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Minna Pöntinen 00E / 25.8.2001
Sweat of an Octopus aka. "Nyahaa, stupid people lose their money"
There are a few types of frauds that interfere with peoples’ everyday lives. The worst of these are horoscopes, all kinds of health/body/whatever-biodynamic medicines and the products the TV shop offers. People lose huge amounts of money because of the simple fact that they don’t think and criticize the effects of “the ancient Chinese Xyzzyyenomruoyllaekatew-medicine for Becoming Popular, Handsome, Healthy, Intelligent and Rich”
First, the horoscopes. When I ask people, why do they believe in horoscopes. The usual answer is that somewhen a description in their horoscope has been correct. “Well, that’s nothing”, I try to tell them, “the horoscopic descriptions have been fixed so that they fit 95% of people.” This often results in a moment of silence, but most of them still try to keep up their belief: “Yeah, but these horoscopes have been invented thousands of years ago in X (X equals any country that the ladies’ magazines have stamped as “mystical”.)
Then, the biodynamic medicines - the main reason why I joined the Finnish Sceptics’ Association three years ago. I guess these medicines annoy me more than anything else, and for years now I’ve wanted to inform the people who claim that the new medicine (made out of something like camel’s placenta, lily-of-the-valley extract and sweat of an octopus) really works, about realities. I’m not attacking against the placebo medicines used by doctors, because they actually help people to save their precious money, but if someone actually invests huge amounts of money on biodynamic medicines, I feel like telling them a thing or two. Sadly, this biodynamic-boom is getting worse all the time. New alternative medicine stores are appearing everywhere and even the magazines I thought to be rather rational now publish huge commercials of new special medicines. These medicines aren’t only a good way of losing all your money, but sadly they are often also straightforwardly poisonous. (Noticed the lily-of-the-valley-part in my example? Well, these flowers have loads of strophantidine-beta-l-rhamnoside - a poison that bears likeness to digitalis - in them, so using them as a medicine isn’t very wise.) Approximately a year ago I read an article of some biodynamic medicine that caused liver failure and was the cause of a few deaths in Finland, too.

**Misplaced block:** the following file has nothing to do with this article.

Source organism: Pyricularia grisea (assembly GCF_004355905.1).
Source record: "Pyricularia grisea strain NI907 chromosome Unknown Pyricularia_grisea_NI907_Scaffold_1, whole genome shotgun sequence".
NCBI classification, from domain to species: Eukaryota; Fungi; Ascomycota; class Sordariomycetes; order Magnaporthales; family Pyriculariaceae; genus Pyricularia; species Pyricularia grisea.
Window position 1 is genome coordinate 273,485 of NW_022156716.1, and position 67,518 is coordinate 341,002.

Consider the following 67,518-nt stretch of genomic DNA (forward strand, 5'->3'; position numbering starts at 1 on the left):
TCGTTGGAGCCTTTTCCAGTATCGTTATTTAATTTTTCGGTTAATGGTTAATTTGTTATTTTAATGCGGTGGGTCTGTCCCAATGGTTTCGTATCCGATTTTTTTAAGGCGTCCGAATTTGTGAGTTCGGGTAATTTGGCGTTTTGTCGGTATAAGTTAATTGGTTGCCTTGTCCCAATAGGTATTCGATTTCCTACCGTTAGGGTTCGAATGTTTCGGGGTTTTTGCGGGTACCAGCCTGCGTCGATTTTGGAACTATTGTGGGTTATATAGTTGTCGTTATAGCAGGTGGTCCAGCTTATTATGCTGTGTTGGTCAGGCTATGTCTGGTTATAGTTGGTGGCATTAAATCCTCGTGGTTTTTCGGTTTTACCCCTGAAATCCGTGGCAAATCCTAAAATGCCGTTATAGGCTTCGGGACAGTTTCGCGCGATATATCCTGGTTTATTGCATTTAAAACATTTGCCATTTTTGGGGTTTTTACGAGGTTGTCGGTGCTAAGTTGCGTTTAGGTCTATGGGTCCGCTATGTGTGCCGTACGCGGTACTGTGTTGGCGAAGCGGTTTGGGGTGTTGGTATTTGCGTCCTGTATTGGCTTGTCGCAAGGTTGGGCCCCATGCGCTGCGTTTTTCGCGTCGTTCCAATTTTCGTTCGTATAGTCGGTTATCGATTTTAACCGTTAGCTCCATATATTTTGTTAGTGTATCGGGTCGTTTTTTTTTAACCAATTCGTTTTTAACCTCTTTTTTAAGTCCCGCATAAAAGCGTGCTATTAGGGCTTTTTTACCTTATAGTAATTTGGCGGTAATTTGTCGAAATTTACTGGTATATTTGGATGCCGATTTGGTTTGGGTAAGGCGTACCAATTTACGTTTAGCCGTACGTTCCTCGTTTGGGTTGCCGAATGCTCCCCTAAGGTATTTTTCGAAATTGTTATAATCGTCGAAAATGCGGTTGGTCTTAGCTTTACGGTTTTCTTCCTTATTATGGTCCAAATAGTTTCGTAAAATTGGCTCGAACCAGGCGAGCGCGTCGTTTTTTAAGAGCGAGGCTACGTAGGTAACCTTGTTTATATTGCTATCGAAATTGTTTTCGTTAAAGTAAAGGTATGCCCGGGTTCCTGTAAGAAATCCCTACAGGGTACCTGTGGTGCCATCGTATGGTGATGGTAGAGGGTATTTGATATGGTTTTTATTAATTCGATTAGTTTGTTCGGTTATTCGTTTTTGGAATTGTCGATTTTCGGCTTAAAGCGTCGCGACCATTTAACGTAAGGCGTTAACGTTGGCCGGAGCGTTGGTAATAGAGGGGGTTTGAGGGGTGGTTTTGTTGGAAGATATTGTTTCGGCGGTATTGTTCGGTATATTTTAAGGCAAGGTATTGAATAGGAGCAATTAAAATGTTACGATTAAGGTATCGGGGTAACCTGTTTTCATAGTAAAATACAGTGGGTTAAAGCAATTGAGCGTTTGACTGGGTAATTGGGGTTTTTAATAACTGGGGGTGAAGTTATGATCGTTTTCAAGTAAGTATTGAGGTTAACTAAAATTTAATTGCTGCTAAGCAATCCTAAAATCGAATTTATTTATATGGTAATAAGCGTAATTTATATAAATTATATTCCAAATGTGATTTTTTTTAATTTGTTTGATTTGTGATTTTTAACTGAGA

People tend to believe everything that is said to have a positive effect on their lives. The stories that the Feng Shui books tell about peoples’ lives getting better are usually very one-sidedly told. Once I read a story of a woman who had been a single for something like 5 years. Then she met a Feng Shui expert, who told her that she needed some “water elemental” to the eastern side of her house. The woman followed the expert’s advice and behold: a week later a handsome man appeared to his front porch. Well, what about it? Was it a plumber, or the TV licence checker? Maybe it really was a handsome man, but I guess he just wanted to ask “Why have you kept an empty bowl of water on your windowsill for a week? You freak!”